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The Sheep

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11 hours ago, Prodigal Son said:

This topic makes me sad because of the ultimate fate of the sheep as well their treatment these days.

Have u guys ever slaughtered a lamb? Have u seen the treatment of sheep in the wool industry? Have u seen the conditions the sheep endure in live transport? Have u seen how lamb is kept, like veil? No shepherds? Have u seen how they kill sheep in the slaughter house?

Sorry guys for being so negative i'll make up for it ok.

I just have so much empathy for the sheep. Watch it and you'll see. BAAA... BANG. It's heart breaking.

Look at what it did to Clarice in the film Silence of the Lambs. Growing up on a farm seeing the lambs get slaughtered, it stayed with her for life in the form of a tormenting repressed memory.

One of my mates, Ange, dad had a farm. When he was a child his dad got a lamb. It was adorable. Ange got attached to it like a pet. Being a family that went hunting his dad wanted to teach him how to slaughter, skin and butcher. So he gave the boy Ange the knife and told him to slice the lambs throat. Ange was in tears, he couldn't do it. In one motion his dad grabbed the knife and slit the lambs throat causing blood to spray everywhere. In tears and covered in lambs blood Ange ran off, traumatized. You can tell even today by the way tells that story.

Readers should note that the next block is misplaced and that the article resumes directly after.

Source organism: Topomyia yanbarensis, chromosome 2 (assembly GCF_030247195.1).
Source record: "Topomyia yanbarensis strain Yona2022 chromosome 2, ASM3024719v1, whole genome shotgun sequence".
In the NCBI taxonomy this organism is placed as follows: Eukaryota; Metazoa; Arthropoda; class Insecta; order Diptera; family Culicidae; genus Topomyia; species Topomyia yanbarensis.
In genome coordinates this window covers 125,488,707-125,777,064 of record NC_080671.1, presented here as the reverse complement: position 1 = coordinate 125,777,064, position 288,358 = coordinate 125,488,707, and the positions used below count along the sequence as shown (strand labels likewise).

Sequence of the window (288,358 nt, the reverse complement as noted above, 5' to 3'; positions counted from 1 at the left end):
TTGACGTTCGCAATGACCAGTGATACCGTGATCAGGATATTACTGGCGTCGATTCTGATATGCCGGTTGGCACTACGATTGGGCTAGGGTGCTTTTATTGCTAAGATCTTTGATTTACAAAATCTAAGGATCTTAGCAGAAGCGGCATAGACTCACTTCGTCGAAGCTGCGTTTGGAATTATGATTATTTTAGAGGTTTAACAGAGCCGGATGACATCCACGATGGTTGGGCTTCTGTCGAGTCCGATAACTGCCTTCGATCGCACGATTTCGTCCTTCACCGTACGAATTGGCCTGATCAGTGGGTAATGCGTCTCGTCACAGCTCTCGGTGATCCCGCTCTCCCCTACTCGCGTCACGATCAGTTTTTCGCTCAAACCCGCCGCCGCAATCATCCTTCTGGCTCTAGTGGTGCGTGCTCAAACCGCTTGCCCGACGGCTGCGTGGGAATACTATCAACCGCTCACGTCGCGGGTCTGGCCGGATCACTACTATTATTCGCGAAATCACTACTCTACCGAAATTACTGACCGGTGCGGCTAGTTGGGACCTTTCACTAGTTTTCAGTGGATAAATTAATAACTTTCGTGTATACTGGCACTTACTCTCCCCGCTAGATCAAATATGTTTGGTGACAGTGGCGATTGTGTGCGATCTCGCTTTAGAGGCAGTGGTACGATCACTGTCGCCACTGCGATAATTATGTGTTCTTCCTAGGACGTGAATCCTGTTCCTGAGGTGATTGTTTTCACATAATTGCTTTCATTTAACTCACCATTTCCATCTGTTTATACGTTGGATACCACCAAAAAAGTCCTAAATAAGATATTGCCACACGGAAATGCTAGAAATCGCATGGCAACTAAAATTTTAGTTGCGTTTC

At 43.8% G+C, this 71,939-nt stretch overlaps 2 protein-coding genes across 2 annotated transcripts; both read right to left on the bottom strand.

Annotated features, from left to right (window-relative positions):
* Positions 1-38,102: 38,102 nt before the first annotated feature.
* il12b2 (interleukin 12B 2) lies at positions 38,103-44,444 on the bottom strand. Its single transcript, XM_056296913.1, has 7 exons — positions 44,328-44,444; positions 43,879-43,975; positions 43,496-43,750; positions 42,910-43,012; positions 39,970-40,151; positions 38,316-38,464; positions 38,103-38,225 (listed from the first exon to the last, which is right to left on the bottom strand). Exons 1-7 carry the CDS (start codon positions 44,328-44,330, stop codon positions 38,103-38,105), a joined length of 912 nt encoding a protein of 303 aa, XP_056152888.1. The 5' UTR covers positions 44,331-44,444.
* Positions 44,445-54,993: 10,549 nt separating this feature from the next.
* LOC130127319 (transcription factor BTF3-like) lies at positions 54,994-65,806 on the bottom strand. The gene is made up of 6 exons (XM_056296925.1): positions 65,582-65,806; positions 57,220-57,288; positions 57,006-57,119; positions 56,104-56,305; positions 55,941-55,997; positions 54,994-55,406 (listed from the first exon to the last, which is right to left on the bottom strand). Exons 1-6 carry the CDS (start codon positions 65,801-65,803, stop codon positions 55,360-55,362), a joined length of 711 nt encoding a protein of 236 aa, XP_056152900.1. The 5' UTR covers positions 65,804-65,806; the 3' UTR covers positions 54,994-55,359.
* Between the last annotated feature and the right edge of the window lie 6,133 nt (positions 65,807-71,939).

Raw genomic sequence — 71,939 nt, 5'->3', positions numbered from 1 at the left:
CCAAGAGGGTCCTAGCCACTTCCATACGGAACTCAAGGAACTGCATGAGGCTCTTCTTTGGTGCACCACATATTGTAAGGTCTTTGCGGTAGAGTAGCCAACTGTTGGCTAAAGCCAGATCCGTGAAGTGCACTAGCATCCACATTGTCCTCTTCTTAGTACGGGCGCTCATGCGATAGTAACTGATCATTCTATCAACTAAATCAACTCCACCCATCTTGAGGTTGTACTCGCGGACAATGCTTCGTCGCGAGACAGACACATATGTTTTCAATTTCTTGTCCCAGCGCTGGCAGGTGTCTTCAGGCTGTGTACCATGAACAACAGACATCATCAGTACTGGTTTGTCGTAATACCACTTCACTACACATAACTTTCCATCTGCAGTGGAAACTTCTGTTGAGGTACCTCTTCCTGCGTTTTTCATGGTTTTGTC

Ok no more sad stories

BA BA black sheep have u any wool? Yes sir, yes sir three bags full. Or...

Mary had a little lamb whose fleece was white as snow. Awww how cute... BAA... White as snow.

A friend and I went on a snow trip to New Zealand, known for having more sheep than people. At first we would be out the window of our hire car yelling BAAA every time we'd past a heard. It was funny at first but got old really quick.

I understand my friend. I'm a shepherd who watches over a small herd of dairy goats (and manages the dogs who protect them) so I appreciate where you're coming from. Who's the one who euthanizes those animals that are doomed? The lady, not me. I don't have the mettle for it @Prodigal Son. My first experience with this happened my 2nd year out here when I came upon an old buck who wasn't able to get up off the ground. We knew this was coming sooner or later...

I brought him feed and water which he happily inhaled while continuing to lie helplessly on the ground. I moved a tray full of sweet feed just out of his reach, walking away to tend to other matters for a little while. When I returned to check on his progress he hadn't moved a muscle... if he couldn't move himself for sweet feed then he wasn't going anywhere: his time had come. I informed the lady whom, after verifying the truth for herself knew what had to be done. She'd put him down quickly so the old goat wouldn't suffer lying helplessly on his side...